Wednesday, March 27, 2013

Naming values, and the values of names

Being immersed in two projects funded by the NDIS Practical Design Fund, it has been harder than usual to keep up with the rapidly developing NDIS scene. However, last week's government announcement that the NDIS will be known as Disability Care Australia warrants a response, however late.

The announcement seems to have come as a surprise to many, including us, though we have been told the disability sector peak bodies were briefed on the process and given the opportunity to comment.

It is no surprise that some people might see the upside of a word like ‘care’. At its broadest level it carries meaning about compassion, about connection, and who doesn’t want some of that in their lives. The British media yesterday reported the UK government’s response to a public enquiry about health, concluding that the National Health Service needs more compassionate care. I can entirely see how a comparable sentiment may have brought the word ‘care’ to the list of possible names for the National Disability Insurance Scheme.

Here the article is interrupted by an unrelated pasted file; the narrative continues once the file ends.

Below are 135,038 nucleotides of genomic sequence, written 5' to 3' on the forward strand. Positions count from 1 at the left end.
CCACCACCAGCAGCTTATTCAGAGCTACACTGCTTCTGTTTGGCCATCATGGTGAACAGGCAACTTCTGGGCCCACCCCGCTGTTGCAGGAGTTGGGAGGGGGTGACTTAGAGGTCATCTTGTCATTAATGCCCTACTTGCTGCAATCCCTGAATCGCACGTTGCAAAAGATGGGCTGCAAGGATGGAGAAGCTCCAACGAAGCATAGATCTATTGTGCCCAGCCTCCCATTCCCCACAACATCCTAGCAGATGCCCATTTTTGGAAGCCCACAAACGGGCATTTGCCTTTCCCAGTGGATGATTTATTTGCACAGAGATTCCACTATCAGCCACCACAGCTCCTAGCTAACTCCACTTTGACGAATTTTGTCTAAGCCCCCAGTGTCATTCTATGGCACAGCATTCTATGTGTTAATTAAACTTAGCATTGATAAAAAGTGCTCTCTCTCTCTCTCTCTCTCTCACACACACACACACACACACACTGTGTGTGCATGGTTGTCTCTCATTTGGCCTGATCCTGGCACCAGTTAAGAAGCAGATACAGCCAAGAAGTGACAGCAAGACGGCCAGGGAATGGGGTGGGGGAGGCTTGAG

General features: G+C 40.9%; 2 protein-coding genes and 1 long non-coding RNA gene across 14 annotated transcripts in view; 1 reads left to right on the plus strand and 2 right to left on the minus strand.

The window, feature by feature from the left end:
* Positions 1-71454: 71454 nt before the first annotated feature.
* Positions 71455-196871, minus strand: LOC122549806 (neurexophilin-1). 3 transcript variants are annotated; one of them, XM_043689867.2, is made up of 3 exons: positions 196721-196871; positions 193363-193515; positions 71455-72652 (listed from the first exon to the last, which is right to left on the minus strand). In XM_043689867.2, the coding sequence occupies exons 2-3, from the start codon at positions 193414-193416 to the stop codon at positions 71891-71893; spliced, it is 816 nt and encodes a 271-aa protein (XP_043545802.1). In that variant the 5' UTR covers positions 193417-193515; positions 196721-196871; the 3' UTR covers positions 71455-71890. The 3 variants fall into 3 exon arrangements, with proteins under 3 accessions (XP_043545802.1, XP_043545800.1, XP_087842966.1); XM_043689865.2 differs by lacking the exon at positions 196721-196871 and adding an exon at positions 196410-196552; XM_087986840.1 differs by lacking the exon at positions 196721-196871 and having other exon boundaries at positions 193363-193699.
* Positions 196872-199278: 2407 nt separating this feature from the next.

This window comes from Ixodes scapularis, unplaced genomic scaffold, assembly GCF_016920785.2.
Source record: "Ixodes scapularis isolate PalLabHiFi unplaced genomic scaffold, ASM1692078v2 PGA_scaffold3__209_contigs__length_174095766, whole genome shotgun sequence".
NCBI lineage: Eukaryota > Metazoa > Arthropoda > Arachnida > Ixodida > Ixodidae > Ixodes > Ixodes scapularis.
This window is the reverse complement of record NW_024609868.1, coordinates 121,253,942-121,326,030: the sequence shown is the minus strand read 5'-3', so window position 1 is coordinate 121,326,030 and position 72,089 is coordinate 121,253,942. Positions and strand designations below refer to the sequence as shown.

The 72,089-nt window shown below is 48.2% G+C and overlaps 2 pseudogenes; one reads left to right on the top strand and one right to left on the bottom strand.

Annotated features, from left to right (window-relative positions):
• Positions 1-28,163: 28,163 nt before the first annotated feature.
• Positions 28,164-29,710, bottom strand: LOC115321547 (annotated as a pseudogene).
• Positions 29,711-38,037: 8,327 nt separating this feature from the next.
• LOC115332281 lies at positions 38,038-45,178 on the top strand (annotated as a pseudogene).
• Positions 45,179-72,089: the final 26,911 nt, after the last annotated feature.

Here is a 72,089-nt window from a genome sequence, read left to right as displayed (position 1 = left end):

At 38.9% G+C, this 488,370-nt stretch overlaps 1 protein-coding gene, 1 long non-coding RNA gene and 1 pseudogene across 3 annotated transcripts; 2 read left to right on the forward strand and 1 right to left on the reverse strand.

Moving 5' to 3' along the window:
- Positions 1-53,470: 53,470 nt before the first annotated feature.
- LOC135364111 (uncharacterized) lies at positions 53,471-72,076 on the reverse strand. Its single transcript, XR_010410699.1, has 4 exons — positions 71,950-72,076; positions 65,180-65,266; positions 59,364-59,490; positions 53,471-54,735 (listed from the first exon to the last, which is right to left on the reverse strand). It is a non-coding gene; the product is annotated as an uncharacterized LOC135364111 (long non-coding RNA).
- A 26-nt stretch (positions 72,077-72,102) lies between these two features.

But this is a word that has layers of meaning, making it a problematic choice for the scheme’s name. And I encourage people not to make the mistake of assuming that name selection is a minor issue, a sideshow that has little consequence given the other important considerations about the scheme’s design and implementation. The name is a brand, intended to convey the values of the scheme. As such it is the first and most telling signal of the scheme’s culture. More on this later.

The difficulty of using the word care is well summed up in the following excerpt from Craig Wallace’s opinion piece for the ABC's Ramp Up:

“Instead of choosing a name that speaks to a new world, of rights, choice, inclusion and control, with people at the centre, we have a moniker that puts people with disability to one side - as people to be cared for. It spells more of the same.”

Hitting a similar vein, the National Council on Intellectual Disability posed the question, “Where is the language of the UN Convention on the Rights of Persons with Disabilities?”